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The Bullet Tumbling Factor

Much has been made of the fact that on occasions there is evidence of some bullet tumble .... sometimes evident from a target when the ''soot smudge'' around the hole is other than uniform.

The photograph below was one taken at the end of test #3 when testing expansion in wetpack. Initially I was puzzled most with regard to the apparent uneveness of the rifling engraving around the bullet driving area. It certainly seemed that this bullet impacted the wetpack slightly off axis, thus one ''petal'' failed to peel back - the rifling idiosyncracy however I was unsure about initially.

The answer came quickly from Rohrbaugh when I brought the matter up ... that is written up below this picture.

A probable tumble candidate

Explanation for the above.

After a discussion with Karl Rohrbaugh it is now quite clear why and how this can happen.

The design of the barrel is such that there is a significant freebore* of 0.250" - the reason for which being pressure control. As we all know I think, the 9mm Parabellum is a high pressure round, even at standard pressures. This small delay before bullet engagement with rifling permits the immediate pressure peak to dissipate to a safer level - sparing the barrel/slide mechanism some extreme trauma. This is both desirable and necessary with the design of such a small gun using this round.

Further to this - it can probably be imagined therefore that not every bullet of every type will engage the rifling with absolute symmetry, per the example above. This then also explains why there are occasions also where a perceptible degree of bullet tumble is seen after exit from the gun.

I have stated more than once - this gives me no cause for concern, seeing as the likelhood of long range engagements is remote. It being much more likely that ''things'' would be happening within ten feet or so. At this distance I doubt if an assailant is going to make much complaint if he is hit by a 100% stable bullet - or one which started to tumble a little!

*''Freebore'' - the distance from chamber end to beginning of rifling grooves and lands .. a distance the bullet must ''jump'' from cartridge to onset of engagement and engraving. Necessary on all firearms but usually a smaller figure. With rifles, often only perhaps 25 thousanths of an inch.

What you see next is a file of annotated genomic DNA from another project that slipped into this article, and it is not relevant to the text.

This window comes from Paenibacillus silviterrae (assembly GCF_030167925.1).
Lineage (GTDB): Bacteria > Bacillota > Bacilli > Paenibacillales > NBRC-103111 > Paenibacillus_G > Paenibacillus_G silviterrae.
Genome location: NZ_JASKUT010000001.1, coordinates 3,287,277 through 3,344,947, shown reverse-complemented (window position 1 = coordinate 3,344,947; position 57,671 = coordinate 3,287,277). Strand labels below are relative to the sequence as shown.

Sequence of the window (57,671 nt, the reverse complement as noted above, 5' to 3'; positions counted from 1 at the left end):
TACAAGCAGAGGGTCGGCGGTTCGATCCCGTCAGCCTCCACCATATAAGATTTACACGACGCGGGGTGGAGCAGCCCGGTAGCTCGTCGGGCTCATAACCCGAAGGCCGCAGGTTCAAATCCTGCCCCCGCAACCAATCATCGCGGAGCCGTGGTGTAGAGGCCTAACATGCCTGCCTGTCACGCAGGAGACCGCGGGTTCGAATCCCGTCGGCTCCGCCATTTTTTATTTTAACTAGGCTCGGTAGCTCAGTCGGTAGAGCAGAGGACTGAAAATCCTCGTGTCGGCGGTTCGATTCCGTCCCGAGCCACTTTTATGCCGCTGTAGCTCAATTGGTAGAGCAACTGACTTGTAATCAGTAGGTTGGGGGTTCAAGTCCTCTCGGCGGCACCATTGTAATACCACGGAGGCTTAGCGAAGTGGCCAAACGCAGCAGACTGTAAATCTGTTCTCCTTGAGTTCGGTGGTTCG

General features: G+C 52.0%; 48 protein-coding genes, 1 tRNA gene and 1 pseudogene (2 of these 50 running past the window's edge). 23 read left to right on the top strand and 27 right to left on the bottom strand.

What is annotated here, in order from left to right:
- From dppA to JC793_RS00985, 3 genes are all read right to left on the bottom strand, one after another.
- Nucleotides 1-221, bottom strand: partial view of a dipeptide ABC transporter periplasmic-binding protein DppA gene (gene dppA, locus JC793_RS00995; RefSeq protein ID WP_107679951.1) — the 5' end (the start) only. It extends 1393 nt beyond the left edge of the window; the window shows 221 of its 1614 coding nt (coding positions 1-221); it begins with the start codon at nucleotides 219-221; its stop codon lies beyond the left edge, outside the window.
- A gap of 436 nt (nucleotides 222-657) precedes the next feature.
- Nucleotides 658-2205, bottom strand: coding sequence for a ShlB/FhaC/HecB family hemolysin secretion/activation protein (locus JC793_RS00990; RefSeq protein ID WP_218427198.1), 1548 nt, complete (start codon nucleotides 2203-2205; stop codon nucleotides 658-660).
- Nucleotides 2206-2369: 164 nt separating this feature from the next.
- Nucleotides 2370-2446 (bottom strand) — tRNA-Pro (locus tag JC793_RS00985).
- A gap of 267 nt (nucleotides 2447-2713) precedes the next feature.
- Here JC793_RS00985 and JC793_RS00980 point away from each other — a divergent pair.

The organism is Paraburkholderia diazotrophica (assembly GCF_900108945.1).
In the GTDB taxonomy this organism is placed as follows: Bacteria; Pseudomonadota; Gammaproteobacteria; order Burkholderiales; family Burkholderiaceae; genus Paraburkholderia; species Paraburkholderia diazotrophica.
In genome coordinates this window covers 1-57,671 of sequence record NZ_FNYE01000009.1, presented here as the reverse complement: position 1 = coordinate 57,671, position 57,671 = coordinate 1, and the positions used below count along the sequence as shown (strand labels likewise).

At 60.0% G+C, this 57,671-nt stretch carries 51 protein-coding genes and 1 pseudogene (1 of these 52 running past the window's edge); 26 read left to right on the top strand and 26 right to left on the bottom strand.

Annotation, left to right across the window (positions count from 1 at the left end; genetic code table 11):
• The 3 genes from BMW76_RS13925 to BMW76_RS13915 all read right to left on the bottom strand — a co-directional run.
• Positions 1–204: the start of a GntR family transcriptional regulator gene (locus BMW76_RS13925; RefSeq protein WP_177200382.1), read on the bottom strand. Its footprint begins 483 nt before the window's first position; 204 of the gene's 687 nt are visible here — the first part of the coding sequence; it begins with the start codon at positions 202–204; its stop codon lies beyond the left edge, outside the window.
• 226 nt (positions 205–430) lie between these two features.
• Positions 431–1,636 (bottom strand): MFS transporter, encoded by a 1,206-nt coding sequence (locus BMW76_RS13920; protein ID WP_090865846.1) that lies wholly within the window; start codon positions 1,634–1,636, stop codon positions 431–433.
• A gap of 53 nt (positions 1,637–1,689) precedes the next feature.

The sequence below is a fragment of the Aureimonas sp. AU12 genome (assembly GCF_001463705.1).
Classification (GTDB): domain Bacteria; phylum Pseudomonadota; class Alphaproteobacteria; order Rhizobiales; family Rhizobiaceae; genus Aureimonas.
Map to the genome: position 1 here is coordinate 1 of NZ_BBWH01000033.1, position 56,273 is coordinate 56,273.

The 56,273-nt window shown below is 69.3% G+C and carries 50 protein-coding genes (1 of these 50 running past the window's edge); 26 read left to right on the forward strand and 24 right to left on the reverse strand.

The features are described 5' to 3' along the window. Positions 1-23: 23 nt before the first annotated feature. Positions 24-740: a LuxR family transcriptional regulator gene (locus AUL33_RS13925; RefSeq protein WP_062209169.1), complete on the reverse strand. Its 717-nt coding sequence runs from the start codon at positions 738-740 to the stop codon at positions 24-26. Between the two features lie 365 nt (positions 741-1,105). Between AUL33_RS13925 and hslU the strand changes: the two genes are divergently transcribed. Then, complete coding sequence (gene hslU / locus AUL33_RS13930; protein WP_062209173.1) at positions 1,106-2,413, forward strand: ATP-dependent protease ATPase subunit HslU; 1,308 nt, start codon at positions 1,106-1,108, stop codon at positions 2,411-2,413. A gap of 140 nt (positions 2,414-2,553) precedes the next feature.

A word on tumbling and ammo in general ........

For the most part, Speer Gold Dot is the ammo' par excellence for this gun, also included is CCI Blazer with aluminum cases - it uses the Speer bullet also. Functioning is best with these choices and also in my experience tumbling is very infrequent.

Some FMJ ammo used for practice does seem slightly more inclined to tumble at times .... as do some other JHP varieties. Again, this is infrequent enough for me to not be overly concerned.

I will point out though that there is considerable variation in ammunition I have sampled from different sources. For a start I find all too many bullets mic' up at nearer 0.354" than the desirable 0.355-0.356", the barrel major diameter being 0.355". Even this will reduce engraving, the lands being a minor diameter I believe, of 0.352"

9mm ammo examples and OAL's

Look also at the rounds shown in the image above - you will notice quite a variation in OAL. In fact, the CCI Blazer is the longest ... that dimension being almost identical also with Speer Gold Dots (not in this pic' I am afraid). Bullet ogives are not majorly that variable it seems and probably it is seating depth mainly governing these variations.

In my book, the longer OAL is less likely to provoke much tumbling - compare 1.124" of the Blazer (or Gold Dot) with the Winchester White Box 147's, which are 1.085" - the difference is all but 40 thou - that is in effect increasing the freebore which is already large.

This is enough I maintain to probably increase the tumbling possibility, as the bullet jumps the effectively longer gap before engaging the rifling, the case headspacing of course is a constant. Whether a bullet exits a case totally axially every time I very much doubt, and the longer it has to destabilize before entering rifling, the more likely is an asymmetrical engagement.

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